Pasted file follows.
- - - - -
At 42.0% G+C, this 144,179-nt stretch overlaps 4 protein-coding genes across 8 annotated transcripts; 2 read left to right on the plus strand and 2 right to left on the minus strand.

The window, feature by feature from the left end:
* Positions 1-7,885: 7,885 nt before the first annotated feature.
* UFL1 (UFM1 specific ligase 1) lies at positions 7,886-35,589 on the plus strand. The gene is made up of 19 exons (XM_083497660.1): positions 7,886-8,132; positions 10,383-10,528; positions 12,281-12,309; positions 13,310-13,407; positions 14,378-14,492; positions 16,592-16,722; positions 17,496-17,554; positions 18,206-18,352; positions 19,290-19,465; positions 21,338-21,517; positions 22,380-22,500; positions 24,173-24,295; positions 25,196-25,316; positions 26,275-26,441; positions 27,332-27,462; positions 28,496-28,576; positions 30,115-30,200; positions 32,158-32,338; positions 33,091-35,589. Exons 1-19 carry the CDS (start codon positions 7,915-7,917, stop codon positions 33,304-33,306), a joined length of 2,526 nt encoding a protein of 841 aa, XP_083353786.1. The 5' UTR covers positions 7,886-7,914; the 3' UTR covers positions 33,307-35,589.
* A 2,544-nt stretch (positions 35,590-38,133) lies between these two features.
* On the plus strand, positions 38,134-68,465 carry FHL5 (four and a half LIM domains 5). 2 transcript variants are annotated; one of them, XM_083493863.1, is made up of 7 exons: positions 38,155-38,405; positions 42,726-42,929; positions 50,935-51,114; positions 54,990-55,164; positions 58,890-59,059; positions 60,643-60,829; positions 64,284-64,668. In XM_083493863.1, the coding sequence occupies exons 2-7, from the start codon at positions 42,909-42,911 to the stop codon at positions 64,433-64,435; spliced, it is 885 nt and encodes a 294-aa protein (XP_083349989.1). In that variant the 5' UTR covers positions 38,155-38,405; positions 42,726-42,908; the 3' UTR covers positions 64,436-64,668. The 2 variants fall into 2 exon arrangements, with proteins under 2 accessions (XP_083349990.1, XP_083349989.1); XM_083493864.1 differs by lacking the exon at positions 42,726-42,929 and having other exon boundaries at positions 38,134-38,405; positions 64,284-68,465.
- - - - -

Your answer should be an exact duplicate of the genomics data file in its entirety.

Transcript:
At 42.0% G+C, this 144,179-nt stretch overlaps 4 protein-coding genes across 8 annotated transcripts; 2 read left to right on the plus strand and 2 right to left on the minus strand.

The window, feature by feature from the left end:
* Positions 1-7,885: 7,885 nt before the first annotated feature.
* UFL1 (UFM1 specific ligase 1) lies at positions 7,886-35,589 on the plus strand. The gene is made up of 19 exons (XM_083497660.1): positions 7,886-8,132; positions 10,383-10,528; positions 12,281-12,309; positions 13,310-13,407; positions 14,378-14,492; positions 16,592-16,722; positions 17,496-17,554; positions 18,206-18,352; positions 19,290-19,465; positions 21,338-21,517; positions 22,380-22,500; positions 24,173-24,295; positions 25,196-25,316; positions 26,275-26,441; positions 27,332-27,462; positions 28,496-28,576; positions 30,115-30,200; positions 32,158-32,338; positions 33,091-35,589. Exons 1-19 carry the CDS (start codon positions 7,915-7,917, stop codon positions 33,304-33,306), a joined length of 2,526 nt encoding a protein of 841 aa, XP_083353786.1. The 5' UTR covers positions 7,886-7,914; the 3' UTR covers positions 33,307-35,589.
* A 2,544-nt stretch (positions 35,590-38,133) lies between these two features.
* On the plus strand, positions 38,134-68,465 carry FHL5 (four and a half LIM domains 5). 2 transcript variants are annotated; one of them, XM_083493863.1, is made up of 7 exons: positions 38,155-38,405; positions 42,726-42,929; positions 50,935-51,114; positions 54,990-55,164; positions 58,890-59,059; positions 60,643-60,829; positions 64,284-64,668. In XM_083493863.1, the coding sequence occupies exons 2-7, from the start codon at positions 42,909-42,911 to the stop codon at positions 64,433-64,435; spliced, it is 885 nt and encodes a 294-aa protein (XP_083349989.1). In that variant the 5' UTR covers positions 38,155-38,405; positions 42,726-42,908; the 3' UTR covers positions 64,436-64,668. The 2 variants fall into 2 exon arrangements, with proteins under 2 accessions (XP_083349990.1, XP_083349989.1); XM_083493864.1 differs by lacking the exon at positions 42,726-42,929 and having other exon boundaries at positions 38,134-38,405; positions 64,284-68,465.